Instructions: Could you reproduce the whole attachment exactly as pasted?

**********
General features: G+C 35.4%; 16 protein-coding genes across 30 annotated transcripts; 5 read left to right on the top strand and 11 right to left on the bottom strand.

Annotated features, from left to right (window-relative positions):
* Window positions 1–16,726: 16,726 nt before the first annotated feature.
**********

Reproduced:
General features: G+C 35.4%; 16 protein-coding genes across 30 annotated transcripts; 5 read left to right on the top strand and 11 right to left on the bottom strand.

Annotated features, from left to right (window-relative positions):
* Window positions 1–16,726: 16,726 nt before the first annotated feature.